BOGOTA, Colombia—The wife of a former Colombian soldier arrested in Haiti in the assassination of President Jovenel Moïse says her husband was recruited by a security firm to travel to the Dominican Republic last month.
The woman told Colombia’s W Radio on Friday that her husband, Francisco Uribe, was hired for $2,700 a month by a company named CTU to travel to the Dominican Republic, where he was told he would be providing protection to some powerful families.
She says she last spoke to her husband Wednesday at 10 p.m.—almost 24 hours after the raid on the president’s home—and said he was on guard duty at a house where he and others were staying.
“The next day he wrote me a message that sounded like a farewell,” the woman, who identified herself only as Yuli. “They were running, they had been attacked. … That was the last contact I had.”
The woman said she knew little about her husband’s activities and was unaware he had even traveled to Haiti, where Colombians need a visa to enter.
Another arrested Colombian suspect, Manuel Antonio Grosso, last month posted on Facebook snapshots of himself visiting tourist spots in the Dominican capital, including the presidential palace.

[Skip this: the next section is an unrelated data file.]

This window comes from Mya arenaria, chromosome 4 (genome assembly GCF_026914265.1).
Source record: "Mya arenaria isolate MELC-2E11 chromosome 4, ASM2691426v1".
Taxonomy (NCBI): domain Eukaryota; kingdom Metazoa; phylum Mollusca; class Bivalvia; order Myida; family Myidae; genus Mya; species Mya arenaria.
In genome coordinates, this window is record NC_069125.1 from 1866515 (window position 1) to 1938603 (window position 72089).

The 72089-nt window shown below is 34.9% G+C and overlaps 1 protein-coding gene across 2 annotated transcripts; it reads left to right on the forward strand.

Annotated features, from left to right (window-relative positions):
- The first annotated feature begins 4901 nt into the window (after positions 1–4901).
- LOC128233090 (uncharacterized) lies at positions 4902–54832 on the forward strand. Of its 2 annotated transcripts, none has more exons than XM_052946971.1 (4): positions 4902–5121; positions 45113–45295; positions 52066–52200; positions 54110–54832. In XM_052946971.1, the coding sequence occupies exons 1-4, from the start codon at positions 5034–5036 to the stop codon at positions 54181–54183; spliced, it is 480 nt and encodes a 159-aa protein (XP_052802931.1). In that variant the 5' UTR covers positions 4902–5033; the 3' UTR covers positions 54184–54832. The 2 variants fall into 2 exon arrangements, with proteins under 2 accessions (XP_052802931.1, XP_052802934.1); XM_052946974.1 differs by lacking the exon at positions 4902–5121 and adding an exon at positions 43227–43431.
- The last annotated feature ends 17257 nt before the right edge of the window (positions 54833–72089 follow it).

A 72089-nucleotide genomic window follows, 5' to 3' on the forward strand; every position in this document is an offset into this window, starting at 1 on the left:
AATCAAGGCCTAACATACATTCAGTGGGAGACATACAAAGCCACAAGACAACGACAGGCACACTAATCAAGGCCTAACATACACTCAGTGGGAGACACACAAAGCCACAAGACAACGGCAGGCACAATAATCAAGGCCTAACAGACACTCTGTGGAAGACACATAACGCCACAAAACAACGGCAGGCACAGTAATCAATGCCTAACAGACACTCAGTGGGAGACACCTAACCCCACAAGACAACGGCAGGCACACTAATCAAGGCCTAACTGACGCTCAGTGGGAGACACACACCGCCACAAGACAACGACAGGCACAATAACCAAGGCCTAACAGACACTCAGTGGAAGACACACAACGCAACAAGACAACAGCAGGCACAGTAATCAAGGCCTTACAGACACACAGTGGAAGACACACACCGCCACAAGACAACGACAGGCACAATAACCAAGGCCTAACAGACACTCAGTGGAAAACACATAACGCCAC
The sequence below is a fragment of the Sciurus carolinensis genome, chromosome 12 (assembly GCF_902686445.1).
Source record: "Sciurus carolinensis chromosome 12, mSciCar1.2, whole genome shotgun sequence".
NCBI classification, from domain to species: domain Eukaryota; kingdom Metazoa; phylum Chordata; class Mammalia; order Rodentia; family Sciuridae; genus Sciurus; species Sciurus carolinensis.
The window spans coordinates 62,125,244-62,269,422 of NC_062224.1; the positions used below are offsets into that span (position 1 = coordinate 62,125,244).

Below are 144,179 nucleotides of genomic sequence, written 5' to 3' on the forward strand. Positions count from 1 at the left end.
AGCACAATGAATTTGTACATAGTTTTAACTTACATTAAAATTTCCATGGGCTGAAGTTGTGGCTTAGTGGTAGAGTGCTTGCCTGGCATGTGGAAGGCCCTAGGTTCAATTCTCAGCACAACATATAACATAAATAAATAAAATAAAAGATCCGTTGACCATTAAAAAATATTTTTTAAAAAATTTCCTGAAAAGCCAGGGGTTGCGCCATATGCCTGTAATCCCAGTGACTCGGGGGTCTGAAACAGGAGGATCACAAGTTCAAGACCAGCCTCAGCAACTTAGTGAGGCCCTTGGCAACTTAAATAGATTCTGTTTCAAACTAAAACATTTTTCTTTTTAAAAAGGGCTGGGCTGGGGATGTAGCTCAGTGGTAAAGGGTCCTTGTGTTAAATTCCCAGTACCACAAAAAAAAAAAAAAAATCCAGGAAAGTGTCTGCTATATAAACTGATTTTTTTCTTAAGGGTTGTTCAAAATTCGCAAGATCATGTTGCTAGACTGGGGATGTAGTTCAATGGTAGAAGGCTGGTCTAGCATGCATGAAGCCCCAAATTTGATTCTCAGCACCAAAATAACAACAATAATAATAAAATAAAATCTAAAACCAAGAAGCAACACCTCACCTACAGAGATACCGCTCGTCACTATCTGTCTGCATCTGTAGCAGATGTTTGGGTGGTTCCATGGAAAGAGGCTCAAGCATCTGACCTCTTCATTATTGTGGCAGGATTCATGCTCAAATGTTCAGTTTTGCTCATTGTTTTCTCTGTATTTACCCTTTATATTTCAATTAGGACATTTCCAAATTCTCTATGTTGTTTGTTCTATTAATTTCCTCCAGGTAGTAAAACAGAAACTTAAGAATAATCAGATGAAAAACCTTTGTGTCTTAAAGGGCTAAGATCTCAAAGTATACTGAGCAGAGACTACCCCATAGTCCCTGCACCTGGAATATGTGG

Uribe has been under investigation for his alleged role in a spate of extrajudicial killings carried out by Colombia’s U.S.-trained army more than a decade ago. Colombian court records show that he and another soldier were accused of killing a civilian in 2008 who they later tried to present as a criminal killed in combat.
The director of Colombia’s police, Gen. Jorge Luis Vargas Valencia, says that four companies had been involved in recruiting and gathering suspects implicated in the assassination of Moïse, though he did not release the companies’ names, saying they were being verified.
He said Friday that the Colombian suspects—several of whom were earlier identified as military veterans—traveled to the Caribbean nation in two groups by way of the Dominican Republic.
Vargas said Duberney Capador Giraldo and Alejandro Rivera García travelled from Colombia to Panama on May 6 and then to Santo Domingo, the Dominican capital. He said they then went to the Haitian capital of Port-au-Prince on May. 10.
A second group of 11 Colombians followed later. Police released a document indicating they had travelled on June 4 from Bogota to Punta Cana in the Dominican Republic and two days later crossed into Haiti.
It was not yet clear who had sponsored the men’s recruitment.